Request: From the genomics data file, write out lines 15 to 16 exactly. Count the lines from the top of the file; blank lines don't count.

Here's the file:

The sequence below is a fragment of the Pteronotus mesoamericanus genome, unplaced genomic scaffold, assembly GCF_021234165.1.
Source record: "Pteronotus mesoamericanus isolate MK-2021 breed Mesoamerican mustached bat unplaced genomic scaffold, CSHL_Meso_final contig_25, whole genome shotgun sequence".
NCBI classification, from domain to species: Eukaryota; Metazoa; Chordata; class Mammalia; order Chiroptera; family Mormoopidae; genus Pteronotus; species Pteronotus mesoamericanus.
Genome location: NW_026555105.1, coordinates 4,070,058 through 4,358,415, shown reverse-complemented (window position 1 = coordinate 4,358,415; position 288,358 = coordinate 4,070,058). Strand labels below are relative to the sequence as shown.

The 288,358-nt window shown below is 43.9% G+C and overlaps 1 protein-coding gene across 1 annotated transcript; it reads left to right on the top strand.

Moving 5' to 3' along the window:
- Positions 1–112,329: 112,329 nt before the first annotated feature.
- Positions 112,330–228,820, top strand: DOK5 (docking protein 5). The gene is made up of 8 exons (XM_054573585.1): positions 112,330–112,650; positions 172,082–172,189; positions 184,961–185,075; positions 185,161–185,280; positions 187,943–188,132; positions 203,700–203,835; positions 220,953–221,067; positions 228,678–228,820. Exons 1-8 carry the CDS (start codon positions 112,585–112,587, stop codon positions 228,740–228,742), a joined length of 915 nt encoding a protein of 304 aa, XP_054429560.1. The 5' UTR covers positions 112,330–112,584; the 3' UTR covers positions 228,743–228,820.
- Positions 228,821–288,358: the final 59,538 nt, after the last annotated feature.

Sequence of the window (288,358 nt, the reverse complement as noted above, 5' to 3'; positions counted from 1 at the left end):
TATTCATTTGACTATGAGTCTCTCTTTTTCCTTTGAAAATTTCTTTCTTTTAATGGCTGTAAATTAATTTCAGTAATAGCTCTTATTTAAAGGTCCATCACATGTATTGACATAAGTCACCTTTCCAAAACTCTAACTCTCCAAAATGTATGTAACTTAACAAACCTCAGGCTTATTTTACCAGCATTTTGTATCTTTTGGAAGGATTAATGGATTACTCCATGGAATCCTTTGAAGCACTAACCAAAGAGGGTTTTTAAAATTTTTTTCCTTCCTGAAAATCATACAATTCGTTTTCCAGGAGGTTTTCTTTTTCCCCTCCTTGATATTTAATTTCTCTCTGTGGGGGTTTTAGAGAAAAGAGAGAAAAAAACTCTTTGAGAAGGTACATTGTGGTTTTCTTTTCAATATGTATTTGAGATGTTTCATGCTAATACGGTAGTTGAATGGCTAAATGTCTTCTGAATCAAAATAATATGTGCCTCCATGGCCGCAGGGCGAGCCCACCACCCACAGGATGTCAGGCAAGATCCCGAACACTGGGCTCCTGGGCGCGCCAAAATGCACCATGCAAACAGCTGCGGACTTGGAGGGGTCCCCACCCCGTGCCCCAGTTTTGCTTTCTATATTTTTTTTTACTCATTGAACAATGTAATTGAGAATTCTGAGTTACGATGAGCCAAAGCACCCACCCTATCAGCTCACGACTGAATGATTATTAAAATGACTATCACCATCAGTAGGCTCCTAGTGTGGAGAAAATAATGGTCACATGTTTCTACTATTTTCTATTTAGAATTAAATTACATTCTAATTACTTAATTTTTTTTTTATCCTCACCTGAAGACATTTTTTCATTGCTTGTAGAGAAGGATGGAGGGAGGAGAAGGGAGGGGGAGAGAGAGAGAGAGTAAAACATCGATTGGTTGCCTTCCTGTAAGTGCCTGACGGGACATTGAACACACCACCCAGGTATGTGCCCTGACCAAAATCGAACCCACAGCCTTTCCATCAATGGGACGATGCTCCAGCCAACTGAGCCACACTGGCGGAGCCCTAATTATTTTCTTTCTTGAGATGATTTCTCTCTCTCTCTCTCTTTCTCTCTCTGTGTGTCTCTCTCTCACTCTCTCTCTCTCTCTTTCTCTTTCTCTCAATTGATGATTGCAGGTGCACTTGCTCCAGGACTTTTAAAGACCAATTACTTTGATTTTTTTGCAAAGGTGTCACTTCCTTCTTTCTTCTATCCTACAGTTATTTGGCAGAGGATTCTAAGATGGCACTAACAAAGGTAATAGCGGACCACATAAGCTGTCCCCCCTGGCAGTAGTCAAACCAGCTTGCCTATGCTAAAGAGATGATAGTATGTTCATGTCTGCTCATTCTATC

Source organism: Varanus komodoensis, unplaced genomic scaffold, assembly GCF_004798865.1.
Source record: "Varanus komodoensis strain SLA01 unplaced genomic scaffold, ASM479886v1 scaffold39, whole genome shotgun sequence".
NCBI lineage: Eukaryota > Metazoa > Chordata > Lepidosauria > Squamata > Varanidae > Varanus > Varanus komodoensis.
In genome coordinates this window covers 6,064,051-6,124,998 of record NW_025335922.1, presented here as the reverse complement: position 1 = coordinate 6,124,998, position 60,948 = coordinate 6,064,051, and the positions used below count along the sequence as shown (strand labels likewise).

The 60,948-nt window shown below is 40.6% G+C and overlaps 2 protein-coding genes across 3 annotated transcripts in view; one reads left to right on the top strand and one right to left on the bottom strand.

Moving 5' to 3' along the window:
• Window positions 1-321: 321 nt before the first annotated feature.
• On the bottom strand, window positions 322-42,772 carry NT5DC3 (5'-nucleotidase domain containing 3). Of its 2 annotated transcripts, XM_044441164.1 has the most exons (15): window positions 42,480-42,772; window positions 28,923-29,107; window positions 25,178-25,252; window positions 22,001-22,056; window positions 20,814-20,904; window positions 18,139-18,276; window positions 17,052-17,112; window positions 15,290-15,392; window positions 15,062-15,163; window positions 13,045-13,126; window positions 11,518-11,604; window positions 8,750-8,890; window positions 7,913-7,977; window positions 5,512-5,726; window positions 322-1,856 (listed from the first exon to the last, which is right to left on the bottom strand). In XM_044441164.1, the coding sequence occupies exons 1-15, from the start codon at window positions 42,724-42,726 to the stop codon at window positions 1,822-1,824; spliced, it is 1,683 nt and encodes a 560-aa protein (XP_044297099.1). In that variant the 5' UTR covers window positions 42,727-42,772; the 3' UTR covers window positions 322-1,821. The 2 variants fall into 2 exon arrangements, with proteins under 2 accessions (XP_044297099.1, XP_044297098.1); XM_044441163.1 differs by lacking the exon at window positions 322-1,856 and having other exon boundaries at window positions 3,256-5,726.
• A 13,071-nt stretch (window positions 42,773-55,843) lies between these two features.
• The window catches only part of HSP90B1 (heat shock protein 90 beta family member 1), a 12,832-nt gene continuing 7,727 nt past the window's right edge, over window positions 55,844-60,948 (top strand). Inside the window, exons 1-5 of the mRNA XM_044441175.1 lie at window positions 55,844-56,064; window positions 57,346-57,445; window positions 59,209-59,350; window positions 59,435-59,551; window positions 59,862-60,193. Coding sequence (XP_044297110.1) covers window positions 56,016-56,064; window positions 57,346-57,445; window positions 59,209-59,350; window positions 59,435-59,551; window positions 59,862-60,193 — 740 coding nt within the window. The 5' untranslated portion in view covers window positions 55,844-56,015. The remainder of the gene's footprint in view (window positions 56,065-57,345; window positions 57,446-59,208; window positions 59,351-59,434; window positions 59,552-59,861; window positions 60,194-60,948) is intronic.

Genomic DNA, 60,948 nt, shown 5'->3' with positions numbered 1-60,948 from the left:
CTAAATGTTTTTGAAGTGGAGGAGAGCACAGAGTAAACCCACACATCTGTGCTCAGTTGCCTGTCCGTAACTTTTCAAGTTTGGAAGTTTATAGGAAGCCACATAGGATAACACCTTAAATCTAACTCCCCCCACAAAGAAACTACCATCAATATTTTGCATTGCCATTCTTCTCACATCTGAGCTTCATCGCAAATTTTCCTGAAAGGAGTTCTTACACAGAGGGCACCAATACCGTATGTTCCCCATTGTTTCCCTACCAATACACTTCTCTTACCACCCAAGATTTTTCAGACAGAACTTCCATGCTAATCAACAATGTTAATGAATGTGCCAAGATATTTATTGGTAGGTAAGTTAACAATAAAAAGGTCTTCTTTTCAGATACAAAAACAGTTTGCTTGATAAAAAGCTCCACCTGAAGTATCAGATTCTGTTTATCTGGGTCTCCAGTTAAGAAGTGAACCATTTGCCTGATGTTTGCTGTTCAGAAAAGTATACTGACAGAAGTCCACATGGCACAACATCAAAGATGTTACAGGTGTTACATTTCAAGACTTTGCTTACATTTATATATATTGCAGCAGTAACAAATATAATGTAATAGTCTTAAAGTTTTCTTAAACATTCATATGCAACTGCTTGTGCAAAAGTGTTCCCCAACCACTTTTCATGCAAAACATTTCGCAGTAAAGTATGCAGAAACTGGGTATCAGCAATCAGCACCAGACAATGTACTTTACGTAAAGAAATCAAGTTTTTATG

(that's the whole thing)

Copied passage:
In genome coordinates this window covers 6,064,051-6,124,998 of record NW_025335922.1, presented here as the reverse complement: position 1 = coordinate 6,124,998, position 60,948 = coordinate 6,064,051, and the positions used below count along the sequence as shown (strand labels likewise).

The 60,948-nt window shown below is 40.6% G+C and overlaps 2 protein-coding genes across 3 annotated transcripts in view; one reads left to right on the top strand and one right to left on the bottom strand.